When was the last time that you took a road trip without a map? Unless you are a gypsy in the wind, chances are you had some navigational guide helping to keep you on track. Sure there might have been the random pit stops that had you venture from the main route, but all in all you had a helping hand.

Marketing campaigns are essentially like one big family road trip where the entire family packs up and heads out for the summer. Without a clear understanding of where you are going, and how you are going to get there, you can wind up at Uncle Eddie’s trailer with no clue how to escape.

Twists, turns and tangents are to be expected, but having a steady navigational guide in your back pocket will ensure that your trip is a success. A charted path also ensures that any pivots or shifts don’t land you in a different destination. 

Many nonprofit organizations turn to a digital marketing agency that specializes in working in their sector, such as the Your Business Marketer team.

Why You Need a Marketing Roadmap

If the National Lampoon’s Vacation reference didn’t resonate, perhaps having a clear understanding of the process and how each plays into the overarching strategy will be more applicable. Marketing is like an intricately choreographed dance: one misstep and the entire performance is impacted.

Analysis

If your nonprofit marketing strategy is a road trip, the analysis phase is all about planning your stops. First of all, where are you going? The Grand Canyon is very different from the Smoky Mountains. Perhaps the campaign is for a specific project. Chances are it will include donors at some point.

Start by outlining the goals for the campaign. This critical first step will come into play throughout the process and allow your team to make critical decisions based on data. Avoid getting bogged down in the smaller details. Roadmapping is all about the bigger picture. Set goals or benchmarks at certain points through the campaign to make sure that everything stays on track.

Execution

Once everything has been planned, it is time to jump in the car and get on the road. It is as exciting as it is daunting, but knowing that you put the pieces in place before you pull out of the driveway should provide some comfort. Where many nonprofit organizations fall short is by not trusting the process.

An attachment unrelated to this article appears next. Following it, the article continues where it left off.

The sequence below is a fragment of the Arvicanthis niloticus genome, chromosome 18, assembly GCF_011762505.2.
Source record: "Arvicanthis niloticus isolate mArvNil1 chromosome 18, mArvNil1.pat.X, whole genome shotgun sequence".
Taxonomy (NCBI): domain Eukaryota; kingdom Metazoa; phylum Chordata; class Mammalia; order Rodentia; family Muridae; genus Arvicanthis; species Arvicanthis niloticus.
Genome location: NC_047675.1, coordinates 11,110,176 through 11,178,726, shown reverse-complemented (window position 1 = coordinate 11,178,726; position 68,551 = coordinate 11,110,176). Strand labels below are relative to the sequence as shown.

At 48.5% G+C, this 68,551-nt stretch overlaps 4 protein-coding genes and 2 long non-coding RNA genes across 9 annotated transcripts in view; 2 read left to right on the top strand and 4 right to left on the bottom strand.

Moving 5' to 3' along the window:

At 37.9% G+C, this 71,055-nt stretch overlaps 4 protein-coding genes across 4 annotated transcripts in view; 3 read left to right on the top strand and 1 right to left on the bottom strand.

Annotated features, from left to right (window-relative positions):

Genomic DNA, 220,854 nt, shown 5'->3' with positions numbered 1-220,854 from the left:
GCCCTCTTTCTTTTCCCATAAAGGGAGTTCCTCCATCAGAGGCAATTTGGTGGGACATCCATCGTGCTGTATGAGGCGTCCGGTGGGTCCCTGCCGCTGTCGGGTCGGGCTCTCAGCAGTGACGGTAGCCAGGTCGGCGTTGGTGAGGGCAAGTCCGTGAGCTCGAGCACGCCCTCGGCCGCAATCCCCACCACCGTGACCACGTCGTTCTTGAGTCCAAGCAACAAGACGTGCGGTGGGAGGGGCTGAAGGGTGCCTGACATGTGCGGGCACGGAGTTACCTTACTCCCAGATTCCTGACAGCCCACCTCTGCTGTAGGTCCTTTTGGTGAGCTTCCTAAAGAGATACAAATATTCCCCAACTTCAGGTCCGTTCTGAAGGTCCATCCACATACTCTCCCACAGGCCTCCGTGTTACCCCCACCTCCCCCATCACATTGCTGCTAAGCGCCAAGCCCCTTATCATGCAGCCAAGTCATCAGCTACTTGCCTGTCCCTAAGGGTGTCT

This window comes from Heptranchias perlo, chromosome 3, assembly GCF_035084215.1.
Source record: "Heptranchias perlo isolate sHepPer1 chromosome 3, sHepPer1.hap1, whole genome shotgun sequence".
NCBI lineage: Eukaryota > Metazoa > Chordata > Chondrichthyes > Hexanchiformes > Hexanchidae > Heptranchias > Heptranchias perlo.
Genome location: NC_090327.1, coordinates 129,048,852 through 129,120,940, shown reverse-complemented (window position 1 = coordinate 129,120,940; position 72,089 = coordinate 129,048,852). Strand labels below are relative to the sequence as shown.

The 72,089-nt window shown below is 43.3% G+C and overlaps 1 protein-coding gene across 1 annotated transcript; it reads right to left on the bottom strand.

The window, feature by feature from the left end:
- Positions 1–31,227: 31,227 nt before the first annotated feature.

You have to understand that there will be detours, point blank. Rarely will you find a marketing strategy that is so bulletproof that it needs no attention and can just run without adjustments along the way. Learn from the random pit stops, the same way your child will learn to use the bathroom the next time you stop for gas, instead of when you are 20 minutes down the road.

As the campaign progresses, monitor progress against the benchmarks established during the planning phase. If results are on target, you know that you are on the right track. In the event that they are not meeting expectations, dive into data to help you understand where to make changes and strategically devote resources. 

Evaluation

Congratulations, you survived the family road trip! Even if you aged 20 years in doing so, now is the time to look back and evaluate your progress. 

Did you meet your goals?

What did you learn?

How could you do better next time? 

All of these questions and more will help your marketing strategy evolve to have a bigger impact when future campaigns are being planned and deployed.

In this phase, data is your friend. There are countless marketing tools that will shed light on where you hit the mark and where there is room for improvement. Perhaps you had a great open rate within your email marketing, but the click rate was low. Look for exceptions; there might have been some that performed better than others. These outliers can provide tremendous insight into what resonates with your prospects.

Macro—Not Micro—Tactics for Nonprofit Marketing

When it comes to roadmaps for nonprofit marketing, there are two very different approaches you can take: macro (or big picture) and micro (or nitty gritty). In macro, you take a 30,000 foot view, as described, and assess at critical junctures along the way. Micro is much more channel or platform-focused. For instance, only investing in organic social or events.

Both have strengths and weaknesses, but for most nonprofits, macro is the way to go. As mentioned earlier, creating a roadmap should be a high level, overarching strategy.

Sure, you could plan out each and every stop for gas and bathroom breaks, but what happens when you experience a bump along the way? It can completely derail the plan that you invested so much time into planning. Throw in the fact that anything granular will take additional time and resources and you have a recipe for disaster.

Keeping a macro approach will allow you to remain flexible and change strategy when needed. You will not be tied to a sinking ship without a lifeline.

Finding a Digital Marketing Agency

Some people find solace in planning out all of the details of their road trip, while others would prefer to book through a travel agency. It really boils down to preference and the resources at hand. Teams that have the understanding and time to devote to creating a roadmap and fully executing a digital strategy can be incredibly successful. If time and resources are in short supply, the best option is to go with a team of experts that can act as an extension of your team.

The Your Business Marketer team is full of digital marketing experts who understand the complexities of nonprofit organizations and the struggles that they often encounter in the marketing world. Whether your campaign is going full throttle or you are broken down on the side of the road, we are here to help. Connect with our team to learn more about our services.